The European Union prepared on Wednesday to tighten sanctions against Syria over its repression of anti-regime protests, as long-time Damascus ally Moscow warned against punitive measures.
The move came as Syria accused Qatar of fuelling the crisis by financing and arming rebels, a day after Damascus flatly rejected Doha’s proposal to send in Arab troops to quell the unrest.
In Brussels, diplomats said EU foreign ministers are set to slap fresh sanctions on Syria at a meeting on Monday, adding 22 individuals and eight companies to an existing blacklist.
“As long as the repression continues, we will step up our restrictive measures,” said one diplomat, speaking on condition of anonymity. No details were immediately available on the new targets.
The EU has already agreed 10 rounds of sanctions against the regime of President Bashar al-Assad, with some 120 people and companies targeted so far by an EU assets freeze and travel ban.
It is also enforcing an arms embargo and a ban on Syrian crude imports.
The news comes as the Syrian pound hit a record low of 71 to the dollar on the black market, with one observer saying it had been hit by the political crisis, including the repercussions of sanctions.
The EU move would come on the heels of a pledge by US President Barack Obama to redouble efforts to force a change of regime in Syria and as the UN Security Council struggles to agree on a resolution on Damascus’s crackdown.
Russia, which insists the Syrian opposition is as much to blame for the violence as the regime, warned against Western calls for punitive measures.
“For us, the red line is fairly clearly drawn. We will not support any sanctions,” said Foreign Minister Sergei Lavrov, whose country was a Cold War ally of Damascus and retains a naval base in Syria.
Meanwhile, China defended the Arab League’s widely criticised observer mission to Syria.
“Since the Arab League observer mission began, the violence in Syria has not completely ended, but the security situation of major areas has improved,” said Chinese foreign ministry spokesman Liu Weimin.
“(This) shows the mission is effective,” he added.
The UN says that of the 5,400 people killed since protests erupted in March, 400 have lost their lives since the observers arrived.
Moscow and Beijing used their vetoes at the UN Security Council last October to block a Western-drafted resolution that would have threatened Damascus with “targeted measures.”
Syrian state media stepped up its rhetoric against Qatar ahead of a meeting of the Arab League on Saturday and Sunday, which will discuss the future of the observer mission.
The Gulf state “can help Syria get out of its crisis… by stopping its financing of armed (groups) and the trafficking of weapons” to insurgents, government newspaper Tishrin charged.
Damascus routinely blames the violence in Syria on “armed groups” and “terrorists” backed by foreign powers.
On Tuesday, Syria dismissed the Qatari call for Arab troops to be deployed to halt the bloodshed.
The Qatari proposal is not on the League’s agenda but could still be discussed, a bloc official said.
Meanwhile, a delegation of the opposition Syrian National Council arrived in Cairo to press the League to adopt resolutions by the UN human rights council accusing the regime of “crimes against humanity.”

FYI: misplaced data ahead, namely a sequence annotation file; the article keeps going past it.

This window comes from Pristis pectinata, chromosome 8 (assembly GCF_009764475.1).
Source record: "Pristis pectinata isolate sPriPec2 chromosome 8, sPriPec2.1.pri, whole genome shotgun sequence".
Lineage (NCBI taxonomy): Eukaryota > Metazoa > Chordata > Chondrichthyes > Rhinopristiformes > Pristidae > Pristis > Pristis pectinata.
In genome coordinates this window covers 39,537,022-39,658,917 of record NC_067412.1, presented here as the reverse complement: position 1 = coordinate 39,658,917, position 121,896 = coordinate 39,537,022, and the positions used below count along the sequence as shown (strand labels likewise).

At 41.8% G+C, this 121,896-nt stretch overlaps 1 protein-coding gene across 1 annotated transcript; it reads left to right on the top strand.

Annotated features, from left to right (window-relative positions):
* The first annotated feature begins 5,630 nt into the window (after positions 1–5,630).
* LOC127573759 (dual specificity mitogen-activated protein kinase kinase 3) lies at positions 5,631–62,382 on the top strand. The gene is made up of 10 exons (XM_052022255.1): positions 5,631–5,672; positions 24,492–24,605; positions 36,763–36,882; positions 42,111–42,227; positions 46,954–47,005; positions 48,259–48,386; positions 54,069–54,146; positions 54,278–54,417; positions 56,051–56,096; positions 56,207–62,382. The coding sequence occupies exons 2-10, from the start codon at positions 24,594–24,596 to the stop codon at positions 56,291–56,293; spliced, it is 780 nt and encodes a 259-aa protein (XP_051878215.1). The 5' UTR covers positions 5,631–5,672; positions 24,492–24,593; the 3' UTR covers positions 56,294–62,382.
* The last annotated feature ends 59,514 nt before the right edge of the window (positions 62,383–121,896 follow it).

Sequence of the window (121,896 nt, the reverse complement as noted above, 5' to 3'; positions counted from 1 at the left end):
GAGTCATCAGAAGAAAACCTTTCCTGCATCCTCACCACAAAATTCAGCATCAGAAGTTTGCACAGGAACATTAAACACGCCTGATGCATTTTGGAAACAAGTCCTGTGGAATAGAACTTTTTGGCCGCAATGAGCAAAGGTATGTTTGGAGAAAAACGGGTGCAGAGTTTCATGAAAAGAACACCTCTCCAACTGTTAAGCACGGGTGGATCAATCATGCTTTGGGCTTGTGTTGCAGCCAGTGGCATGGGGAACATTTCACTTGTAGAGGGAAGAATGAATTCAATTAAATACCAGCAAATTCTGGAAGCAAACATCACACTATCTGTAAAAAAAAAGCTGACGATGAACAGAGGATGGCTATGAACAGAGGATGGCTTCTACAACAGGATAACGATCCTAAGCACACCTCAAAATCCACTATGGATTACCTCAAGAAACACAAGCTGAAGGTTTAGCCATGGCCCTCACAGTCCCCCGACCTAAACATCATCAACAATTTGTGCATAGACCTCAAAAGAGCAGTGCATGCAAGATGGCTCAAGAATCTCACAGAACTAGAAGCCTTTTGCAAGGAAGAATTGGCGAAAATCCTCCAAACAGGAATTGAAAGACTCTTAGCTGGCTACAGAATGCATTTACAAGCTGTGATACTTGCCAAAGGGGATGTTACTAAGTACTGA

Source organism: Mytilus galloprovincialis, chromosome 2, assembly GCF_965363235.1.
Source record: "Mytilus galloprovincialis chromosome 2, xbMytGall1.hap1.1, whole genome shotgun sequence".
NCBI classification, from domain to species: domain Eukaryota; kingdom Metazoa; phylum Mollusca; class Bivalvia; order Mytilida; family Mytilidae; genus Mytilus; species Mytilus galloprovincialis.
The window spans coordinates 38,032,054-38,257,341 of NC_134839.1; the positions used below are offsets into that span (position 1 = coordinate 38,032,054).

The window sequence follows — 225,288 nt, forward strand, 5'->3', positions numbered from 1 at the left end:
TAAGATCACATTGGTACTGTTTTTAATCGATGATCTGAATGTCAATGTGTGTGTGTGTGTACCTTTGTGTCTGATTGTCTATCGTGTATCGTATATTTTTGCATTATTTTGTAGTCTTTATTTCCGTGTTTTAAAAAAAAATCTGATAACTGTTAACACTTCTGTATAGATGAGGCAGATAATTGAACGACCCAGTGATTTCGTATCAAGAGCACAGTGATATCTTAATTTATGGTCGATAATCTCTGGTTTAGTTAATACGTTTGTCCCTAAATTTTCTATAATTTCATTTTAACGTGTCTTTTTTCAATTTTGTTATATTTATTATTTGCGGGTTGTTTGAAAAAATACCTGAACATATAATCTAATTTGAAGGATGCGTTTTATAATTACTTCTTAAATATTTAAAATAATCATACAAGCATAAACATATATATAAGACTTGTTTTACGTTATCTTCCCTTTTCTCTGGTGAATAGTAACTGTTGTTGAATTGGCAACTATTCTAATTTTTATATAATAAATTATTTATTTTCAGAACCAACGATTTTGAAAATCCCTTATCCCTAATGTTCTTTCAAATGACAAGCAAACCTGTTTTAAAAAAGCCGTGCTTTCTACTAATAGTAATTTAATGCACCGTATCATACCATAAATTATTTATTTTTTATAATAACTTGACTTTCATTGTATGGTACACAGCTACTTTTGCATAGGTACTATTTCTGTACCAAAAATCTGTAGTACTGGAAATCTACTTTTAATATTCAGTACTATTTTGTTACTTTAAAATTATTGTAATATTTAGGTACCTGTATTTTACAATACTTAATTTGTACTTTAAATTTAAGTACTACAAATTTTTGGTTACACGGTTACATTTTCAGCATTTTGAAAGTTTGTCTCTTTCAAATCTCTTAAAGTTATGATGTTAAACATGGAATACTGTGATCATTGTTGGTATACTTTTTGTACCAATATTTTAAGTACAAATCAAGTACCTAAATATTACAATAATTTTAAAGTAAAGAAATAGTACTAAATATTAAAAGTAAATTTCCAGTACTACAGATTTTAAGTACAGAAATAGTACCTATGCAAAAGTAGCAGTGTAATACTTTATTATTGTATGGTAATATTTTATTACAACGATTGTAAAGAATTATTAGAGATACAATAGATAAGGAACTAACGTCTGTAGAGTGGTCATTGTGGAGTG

The United Nations pledged this week to assist the Arab mission deployed in Syria since last month, saying it would start training the bloc’s observers within days.
But the rebel Free Syrian Army has demanded bolder action from the world body, urging it to “act quickly against the regime through Chapter Seven of the UN Charter to maintain peace.”
Chapter Seven provides for UN forces to initiate military action, not simply act in self-defence.
Diplomats at the United Nations said experts from the 15 members of the Security Council held prolonged talks Tuesday on a proposed Russian resolution on Syria without getting closer to UN action on the bloodshed.
“There were more than four hours of talks but they only touched on the preparatory paragraphs,” one Western diplomat said.
Western governments oppose the Russian text, arguing that it wrongly equates security force violence with what they say is far less frequent armed action by the opposition.
Fresh violence on Wednesday claimed seven lives, after at least 20 civilians were killed Tuesday, the Syrian Observatory for Human Rights said.
Security forces and pro-regime militias killed three civilians in Idlib province, and a soldier and a defector died during clashes in the same region, according to the London-based watchdog.
Another two civilians were reportedly killed by heavy machinegun fire in the flashpoint city of Homs.
British Prime Minister David Cameron said there was “growing evidence” that Iran was supplying weapons to Syria, with the Tehran-backed Lebanese militia Hezbollah channelling some of the arms.
In Washington, State Department spokeswoman Victoria Nuland later said that the United States was pressing for a tough UN resolution on Syria.
“We continue to believe that it is past due for the Security Council to make a strong statement, make our views known against the violence and stand on the side of those wanting peaceful change in Syria,” she told reporters.
Nuland voiced concern about the latest violence in Syria, including in the flashpoint city of Homs.
“These military actions are completely unacceptable and obviously out of step with the promises that the regime made, months and months ago now, to the Arab League,” she said.